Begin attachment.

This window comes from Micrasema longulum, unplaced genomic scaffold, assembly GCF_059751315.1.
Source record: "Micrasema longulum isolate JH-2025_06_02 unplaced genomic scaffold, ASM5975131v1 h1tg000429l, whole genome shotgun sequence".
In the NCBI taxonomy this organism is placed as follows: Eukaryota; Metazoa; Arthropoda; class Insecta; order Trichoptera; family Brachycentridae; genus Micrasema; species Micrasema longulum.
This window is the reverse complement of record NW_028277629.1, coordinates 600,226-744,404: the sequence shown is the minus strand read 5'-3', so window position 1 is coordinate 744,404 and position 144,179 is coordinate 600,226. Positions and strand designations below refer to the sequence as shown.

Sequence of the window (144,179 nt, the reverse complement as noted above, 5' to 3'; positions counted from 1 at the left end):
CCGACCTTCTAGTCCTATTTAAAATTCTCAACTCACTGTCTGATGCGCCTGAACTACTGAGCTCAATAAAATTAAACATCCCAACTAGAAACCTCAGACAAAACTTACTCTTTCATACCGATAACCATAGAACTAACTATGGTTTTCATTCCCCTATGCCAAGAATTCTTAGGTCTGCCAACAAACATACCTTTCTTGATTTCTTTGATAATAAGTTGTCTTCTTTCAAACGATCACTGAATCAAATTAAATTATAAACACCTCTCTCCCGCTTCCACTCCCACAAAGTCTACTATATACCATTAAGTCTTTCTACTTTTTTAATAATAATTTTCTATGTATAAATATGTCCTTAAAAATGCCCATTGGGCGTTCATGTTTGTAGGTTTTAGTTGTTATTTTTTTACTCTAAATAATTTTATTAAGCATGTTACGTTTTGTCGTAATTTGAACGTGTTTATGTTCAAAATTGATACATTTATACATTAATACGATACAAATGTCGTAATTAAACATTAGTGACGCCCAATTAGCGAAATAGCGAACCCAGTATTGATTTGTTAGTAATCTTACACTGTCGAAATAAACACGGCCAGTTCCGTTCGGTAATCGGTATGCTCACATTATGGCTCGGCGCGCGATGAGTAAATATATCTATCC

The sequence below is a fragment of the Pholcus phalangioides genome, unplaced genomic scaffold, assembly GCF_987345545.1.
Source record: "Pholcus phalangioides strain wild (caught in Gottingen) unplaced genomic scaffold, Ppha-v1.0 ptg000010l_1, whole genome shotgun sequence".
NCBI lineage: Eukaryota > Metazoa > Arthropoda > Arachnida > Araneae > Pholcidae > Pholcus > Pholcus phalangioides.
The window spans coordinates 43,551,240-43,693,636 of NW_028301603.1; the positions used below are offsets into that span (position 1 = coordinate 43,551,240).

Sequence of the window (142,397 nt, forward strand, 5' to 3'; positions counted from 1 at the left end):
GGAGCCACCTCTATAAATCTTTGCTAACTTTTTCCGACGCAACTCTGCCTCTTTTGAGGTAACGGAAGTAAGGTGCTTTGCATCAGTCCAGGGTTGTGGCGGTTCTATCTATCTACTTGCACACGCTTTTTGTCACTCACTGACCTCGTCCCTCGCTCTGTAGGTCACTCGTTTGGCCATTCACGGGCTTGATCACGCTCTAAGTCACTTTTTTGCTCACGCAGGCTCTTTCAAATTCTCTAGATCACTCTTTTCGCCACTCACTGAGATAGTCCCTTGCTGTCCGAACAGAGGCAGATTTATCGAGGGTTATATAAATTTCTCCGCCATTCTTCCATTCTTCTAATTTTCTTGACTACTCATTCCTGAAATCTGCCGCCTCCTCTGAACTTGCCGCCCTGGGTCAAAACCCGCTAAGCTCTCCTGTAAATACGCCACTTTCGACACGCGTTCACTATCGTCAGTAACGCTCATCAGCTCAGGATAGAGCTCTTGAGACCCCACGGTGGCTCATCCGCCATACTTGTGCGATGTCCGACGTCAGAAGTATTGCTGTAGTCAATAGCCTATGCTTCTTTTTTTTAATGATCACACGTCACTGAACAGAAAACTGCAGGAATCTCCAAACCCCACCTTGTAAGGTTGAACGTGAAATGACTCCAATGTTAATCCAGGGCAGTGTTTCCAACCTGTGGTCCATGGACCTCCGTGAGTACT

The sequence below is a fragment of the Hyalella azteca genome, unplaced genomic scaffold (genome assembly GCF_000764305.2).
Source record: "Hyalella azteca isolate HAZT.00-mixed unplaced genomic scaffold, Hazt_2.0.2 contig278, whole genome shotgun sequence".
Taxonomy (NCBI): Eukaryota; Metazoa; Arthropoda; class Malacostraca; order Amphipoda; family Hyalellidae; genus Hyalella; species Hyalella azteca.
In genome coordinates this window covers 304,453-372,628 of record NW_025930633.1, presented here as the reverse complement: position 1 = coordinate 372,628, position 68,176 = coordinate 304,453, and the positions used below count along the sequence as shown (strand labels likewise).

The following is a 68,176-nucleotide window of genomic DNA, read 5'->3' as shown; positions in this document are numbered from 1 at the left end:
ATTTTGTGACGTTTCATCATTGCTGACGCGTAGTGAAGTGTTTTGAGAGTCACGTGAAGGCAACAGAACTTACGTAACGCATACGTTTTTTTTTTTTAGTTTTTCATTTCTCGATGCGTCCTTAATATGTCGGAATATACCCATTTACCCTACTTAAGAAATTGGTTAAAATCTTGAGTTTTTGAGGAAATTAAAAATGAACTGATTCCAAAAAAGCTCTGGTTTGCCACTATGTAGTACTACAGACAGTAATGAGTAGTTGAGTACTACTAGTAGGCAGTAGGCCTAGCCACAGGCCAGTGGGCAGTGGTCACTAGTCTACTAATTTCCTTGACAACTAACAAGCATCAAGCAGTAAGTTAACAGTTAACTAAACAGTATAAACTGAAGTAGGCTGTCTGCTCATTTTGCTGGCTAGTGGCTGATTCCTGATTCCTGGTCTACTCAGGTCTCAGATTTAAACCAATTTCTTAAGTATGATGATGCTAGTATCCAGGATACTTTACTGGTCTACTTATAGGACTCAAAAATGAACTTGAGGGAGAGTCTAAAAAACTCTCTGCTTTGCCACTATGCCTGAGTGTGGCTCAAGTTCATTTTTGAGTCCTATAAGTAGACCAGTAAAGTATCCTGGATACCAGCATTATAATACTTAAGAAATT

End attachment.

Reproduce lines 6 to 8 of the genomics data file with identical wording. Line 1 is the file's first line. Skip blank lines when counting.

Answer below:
CCGACCTTCTAGTCCTATTTAAAATTCTCAACTCACTGTCTGATGCGCCTGAACTACTGAGCTCAATAAAATTAAACATCCCAACTAGAAACCTCAGACAAAACTTACTCTTTCATACCGATAACCATAGAACTAACTATGGTTTTCATTCCCCTATGCCAAGAATTCTTAGGTCTGCCAACAAACATACCTTTCTTGATTTCTTTGATAATAAGTTGTCTTCTTTCAAACGATCACTGAATCAAATTAAATTATAAACACCTCTCTCCCGCTTCCACTCCCACAAAGTCTACTATATACCATTAAGTCTTTCTACTTTTTTAATAATAATTTTCTATGTATAAATATGTCCTTAAAAATGCCCATTGGGCGTTCATGTTTGTAGGTTTTAGTTGTTATTTTTTTACTCTAAATAATTTTATTAAGCATGTTACGTTTTGTCGTAATTTGAACGTGTTTATGTTCAAAATTGATACATTTATACATTAATACGATACAAATGTCGTAATTAAACATTAGTGACGCCCAATTAGCGAAATAGCGAACCCAGTATTGATTTGTTAGTAATCTTACACTGTCGAAATAAACACGGCCAGTTCCGTTCGGTAATCGGTATGCTCACATTATGGCTCGGCGCGCGATGAGTAAATATATCTATCC

The sequence below is a fragment of the Pholcus phalangioides genome, unplaced genomic scaffold, assembly GCF_987345545.1.
Source record: "Pholcus phalangioides strain wild (caught in Gottingen) unplaced genomic scaffold, Ppha-v1.0 ptg000010l_1, whole genome shotgun sequence".